I convinced her to do the hike with me.
It’s called the Devil’s Punch Bowl. Some of the reviews and bloggers were surprisingly dramatic about how hard of a hike it is and how much water you need to bring with you. (One blogger suggested something like 5 gallons per person. Which I still stand by the fact that that’s ridiculous.)
Reading a bit further on the matter, though, I found plenty of people who had said the hike itself is easy-moderate, it’s just hot and unshaded. Perfect, I thought. Work on my San Diego tan while we hike. Win win.
I asked Lizz if she was down for it, and she expressed concerns about having heard similarly scary reports of how hard it was. But I told her what I’ve just told you and she agreed to try it.
You hike three miles downhill in desert areas outside of San Diego, get to the Devil’s Punchbowl, hangout in the shade and/or water, then you go three miles back uphill in the sun. In the summer it averages around 115 degrees. But in March, when we were going, it was only 85 or 90. Totally doable.
We laughed and made jokes about the huge signs at the trailhead that say in big, capital block letters: “CAUTION. HEAT STROKE KILLS!”
“Hey Lizz, I don’t know if you’re heard, but you should really be cautious. There’s this thing called heat stroke, and it’ll kill ya dead.” We have a very dry, sarcastic humor with one another. For some reason we find it hilarious to just repeat obvious things in dumb voices. At least we entertain each other.
We hiked down with ease, though Lizz was starting to get really hot. Which probably should’ve been a tip-off. We were trying to conserve our water, though, so she drank little on the way down. When we got to the water, we stayed for a good 30 or 40 minutes, just trying to get her back to feeling OK. We still made jokes about how she was dying from heat stroke. But of course, she didn’t have heat stroke, she was just hot from hiking in the hot sun. She was fine. It did take her a long time to feel like she got her temp back down though.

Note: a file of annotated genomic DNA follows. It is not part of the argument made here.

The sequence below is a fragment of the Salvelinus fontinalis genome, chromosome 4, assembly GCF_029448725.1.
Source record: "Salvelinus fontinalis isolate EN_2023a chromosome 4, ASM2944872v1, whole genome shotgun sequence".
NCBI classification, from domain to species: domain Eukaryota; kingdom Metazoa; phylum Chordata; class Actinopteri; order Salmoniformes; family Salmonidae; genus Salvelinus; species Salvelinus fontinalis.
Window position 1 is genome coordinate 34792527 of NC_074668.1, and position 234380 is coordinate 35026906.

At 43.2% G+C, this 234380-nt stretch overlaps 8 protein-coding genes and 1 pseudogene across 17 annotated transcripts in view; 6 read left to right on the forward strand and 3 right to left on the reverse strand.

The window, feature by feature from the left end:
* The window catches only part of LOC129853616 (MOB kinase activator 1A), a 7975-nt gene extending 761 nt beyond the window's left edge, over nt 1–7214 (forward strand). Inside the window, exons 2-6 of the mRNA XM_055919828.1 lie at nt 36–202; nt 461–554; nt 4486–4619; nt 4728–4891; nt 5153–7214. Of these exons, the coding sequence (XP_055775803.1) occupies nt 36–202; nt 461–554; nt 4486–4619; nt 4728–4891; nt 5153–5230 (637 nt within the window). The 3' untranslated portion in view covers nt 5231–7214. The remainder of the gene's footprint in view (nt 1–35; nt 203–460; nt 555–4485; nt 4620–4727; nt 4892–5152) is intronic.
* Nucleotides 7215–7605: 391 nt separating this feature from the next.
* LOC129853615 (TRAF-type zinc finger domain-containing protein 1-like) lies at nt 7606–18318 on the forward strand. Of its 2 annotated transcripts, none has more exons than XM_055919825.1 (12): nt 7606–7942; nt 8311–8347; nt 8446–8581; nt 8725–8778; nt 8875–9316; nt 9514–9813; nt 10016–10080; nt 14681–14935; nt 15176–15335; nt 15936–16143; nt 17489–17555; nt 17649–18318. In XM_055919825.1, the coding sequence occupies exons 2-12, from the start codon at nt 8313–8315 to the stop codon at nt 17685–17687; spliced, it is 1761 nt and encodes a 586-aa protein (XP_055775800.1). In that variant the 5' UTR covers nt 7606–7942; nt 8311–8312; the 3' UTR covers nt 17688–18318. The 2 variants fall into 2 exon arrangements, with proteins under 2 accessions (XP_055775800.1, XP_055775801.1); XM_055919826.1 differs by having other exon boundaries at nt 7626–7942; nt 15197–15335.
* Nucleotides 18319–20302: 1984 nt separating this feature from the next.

When she finally did, we began the hike back up. About 2/3 of the way she was really struggling and started to talk about feeling light headed, nauseas and having a throbbing headache. Having worked at summer camps for many years, I know that means dehydrated, so we made steady slow effort up the trail and I kept having her drink more. More. More.
Here, drink my second water bottle. Here drink the rest of my last water bottle. With no cell service I was starting to get concerned, but near the end she said she was feeling a little better, so I went on ahead to get to the trail head and get myself some water, and bring some back for her if she had to stop.
But I didn’t have to go back for her, she was close enough behind me. She got to the trailhead, drank an entire liter of water, and then went and laid in the shade until she cooled off.
Sorry I almost killed you with heat stroke I apologized, still snarky.
She cooled down, we got in the car and headed for our next item for the day. On the drive I got cell service back and received a text message my mom had sent earlier that morning: “Hi Jo. Give me a call when you have a chance.”
As I was driving and Lizz was all heat-strokey, I decided I would call her once we arrived somewhere. I had a feeling in my gut that she was going to tell me my childhood cat had died. He was old, I knew he’d been potentially nearing the end for a while now, but if it was that, I didn’t want to know just yet.
We got into the next town and were almost to our destination when Lizz said, Pull over. Pull over right now I’m gonna throw up.